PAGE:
Thermal Tolerance, Physiologic Condition, And Population Genetics Of Dreissenid Mussels (Dreissena polymorpha and D. rostriformis bugensis) Relative To Their Invasion Of Waters In The Western United States
Morse, John T.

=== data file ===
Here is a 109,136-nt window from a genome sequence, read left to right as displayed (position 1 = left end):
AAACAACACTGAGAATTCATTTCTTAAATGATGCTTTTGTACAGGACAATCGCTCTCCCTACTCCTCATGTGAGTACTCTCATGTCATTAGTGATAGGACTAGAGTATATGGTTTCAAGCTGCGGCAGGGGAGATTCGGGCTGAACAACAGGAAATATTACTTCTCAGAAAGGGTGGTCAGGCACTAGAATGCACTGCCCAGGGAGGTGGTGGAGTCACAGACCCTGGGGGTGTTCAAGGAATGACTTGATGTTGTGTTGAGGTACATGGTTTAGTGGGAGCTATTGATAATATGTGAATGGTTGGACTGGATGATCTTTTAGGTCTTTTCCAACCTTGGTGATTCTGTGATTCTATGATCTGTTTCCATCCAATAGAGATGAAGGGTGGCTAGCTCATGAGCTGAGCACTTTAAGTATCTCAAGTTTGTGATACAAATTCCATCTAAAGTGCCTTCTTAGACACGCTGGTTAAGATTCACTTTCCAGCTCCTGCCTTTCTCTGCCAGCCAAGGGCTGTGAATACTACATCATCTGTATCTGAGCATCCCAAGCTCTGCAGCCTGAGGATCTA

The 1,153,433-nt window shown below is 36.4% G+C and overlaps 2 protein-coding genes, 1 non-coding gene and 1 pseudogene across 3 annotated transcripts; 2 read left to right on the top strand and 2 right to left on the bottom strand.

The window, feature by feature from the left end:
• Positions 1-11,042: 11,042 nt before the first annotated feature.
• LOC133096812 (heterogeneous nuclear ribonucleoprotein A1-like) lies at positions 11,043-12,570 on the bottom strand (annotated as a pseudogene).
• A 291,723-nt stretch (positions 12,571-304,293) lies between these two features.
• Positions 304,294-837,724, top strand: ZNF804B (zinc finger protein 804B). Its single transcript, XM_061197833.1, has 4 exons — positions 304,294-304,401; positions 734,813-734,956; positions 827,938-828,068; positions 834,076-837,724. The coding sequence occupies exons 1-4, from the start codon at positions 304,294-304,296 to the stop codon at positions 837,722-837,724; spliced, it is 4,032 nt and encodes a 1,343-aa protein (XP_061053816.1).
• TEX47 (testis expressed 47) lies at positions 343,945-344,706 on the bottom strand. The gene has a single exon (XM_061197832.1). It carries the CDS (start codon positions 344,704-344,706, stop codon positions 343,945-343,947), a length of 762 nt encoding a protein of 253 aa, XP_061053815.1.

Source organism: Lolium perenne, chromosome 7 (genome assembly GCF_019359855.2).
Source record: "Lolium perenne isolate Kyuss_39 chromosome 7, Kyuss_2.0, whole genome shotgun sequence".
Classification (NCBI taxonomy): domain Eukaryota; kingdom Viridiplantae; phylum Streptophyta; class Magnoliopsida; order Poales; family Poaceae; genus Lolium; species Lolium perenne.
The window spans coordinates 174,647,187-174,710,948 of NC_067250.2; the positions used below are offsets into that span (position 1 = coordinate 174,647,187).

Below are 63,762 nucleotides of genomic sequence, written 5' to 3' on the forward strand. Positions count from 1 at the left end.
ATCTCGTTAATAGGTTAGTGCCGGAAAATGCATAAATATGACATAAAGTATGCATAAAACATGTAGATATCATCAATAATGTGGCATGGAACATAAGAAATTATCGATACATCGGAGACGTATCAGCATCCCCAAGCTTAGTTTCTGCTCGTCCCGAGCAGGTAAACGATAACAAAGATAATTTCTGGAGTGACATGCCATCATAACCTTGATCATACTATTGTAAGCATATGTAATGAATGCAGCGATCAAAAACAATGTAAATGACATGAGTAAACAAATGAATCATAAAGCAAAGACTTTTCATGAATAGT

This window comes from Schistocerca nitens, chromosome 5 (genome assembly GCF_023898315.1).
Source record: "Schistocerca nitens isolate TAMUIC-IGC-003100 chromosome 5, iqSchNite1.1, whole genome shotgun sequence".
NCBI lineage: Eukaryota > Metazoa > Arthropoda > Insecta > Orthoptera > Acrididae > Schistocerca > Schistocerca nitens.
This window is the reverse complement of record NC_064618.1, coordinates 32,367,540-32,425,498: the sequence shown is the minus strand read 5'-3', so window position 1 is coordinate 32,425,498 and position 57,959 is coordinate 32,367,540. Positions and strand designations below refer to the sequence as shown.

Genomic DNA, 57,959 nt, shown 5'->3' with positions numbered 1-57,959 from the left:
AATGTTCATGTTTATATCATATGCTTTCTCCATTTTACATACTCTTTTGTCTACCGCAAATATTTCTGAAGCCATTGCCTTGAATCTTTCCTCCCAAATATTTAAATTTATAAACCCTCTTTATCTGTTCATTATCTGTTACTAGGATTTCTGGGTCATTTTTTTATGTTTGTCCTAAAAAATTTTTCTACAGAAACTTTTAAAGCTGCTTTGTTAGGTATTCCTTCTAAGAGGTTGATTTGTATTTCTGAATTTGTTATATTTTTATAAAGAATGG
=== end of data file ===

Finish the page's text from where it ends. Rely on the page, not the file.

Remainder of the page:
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Zebra mussels, Dreissena polymorpha, and quagga mussels, D. rostriformis bugensis, Eurasian freshwater bivalves, invaded the North American (NA) Great Lakes in the mid 1980's. Subsequently, they invaded water bodies east of the Rocky Mountains. Their more recent expansion into warm, isolated, southwestern U.S. water bodies suggests that both species are developing thermally-tolerant physiological races. Chronic upper thermal tolerance limits were determined for D. polymorpha populations from Winfield City Lake (KS) (WCL), Lake Oologah (OK) (OL) and Hedges Lake (NY) (HL), and the D. rostriformis bugensis population from Lake Mead (NV/AZ) (LM). Individuals from WCL had 12-d and 28-d incipient upper thermal limits of 31.7°C and 30.7°C, respectively, greater than any other D. polymorpha population in NA. In contrast, specimens from the warmer LO had a 12-d incipient upper thermal limit of 26.6°C, anomalously lower than that for individuals from the cooler HL at 29.0°C.To examine the basis for the low thermal tolerance of LO mussels, the relationship between dry tissue weight (DTW) and shell length was assessed for WCL samples of D. polymorpha periodically collected during summer and fall 2008. The results indicated that adults experienced significant DTW loss at ambient water temperatures >25°C. DTW loss was even greater at LO where adults on 29 June 2007 had a DTW roughly one-third that of WCL individuals on the same date in 2008. The LO population experienced nearly twice the number of degree-days >25°C than the WCL population, exacerbating their DTW loss by prolonged and intensified temperature-induced negative energy balance, and reducing their energy stores below that required to tolerate prolonged exposure to high temperatures experienced in chronic thermal tolerance testing. Prolonged exposure to negative energy balance may have been responsible for their extirpation from LO in 2007. Specimens of D. rostriformis bugensis from LM had an incipient 28-d upper thermal limit of 27.2°C which was approached or exceeded by the lake's summer ambient water temperatures at depths <12 m. However, their recent expansion into the surface waters of LM and the species' dispersal into warmer, shallow southwestern reservoirs indicate that, like the WCL D. polymorpha population, this species may be adapting to the warm waters of the southwestern U.S.The adaptation of southwestern U.S. dreissenid populations to elevated temperatures could reduce the efficacy of thermal mitigation treatments in this region and potentially require higher temperatures for hot-water spray mitigation of mussel fouling on recreational boats and submerged equipment. This study's genetic evaluation of both long and recently established of NA Dreissena polymorpha and D. rostriformis bugensis populations by Amplified Fragment Length Polymorphisms indicated a lack of founder effects and genetic bottlenecks in newly established dreissenid populations, a result strongly suggesting that successful invasion of a new habitat requires introduction of a large number of individuals. As such, dreissenid prevention and containment measures that are <100% effective may still allow uninfested western NA water bodies to remain free of dreissenid mussels if coordinated, integrated, and region-wide prevention, containment and management plans are adopted.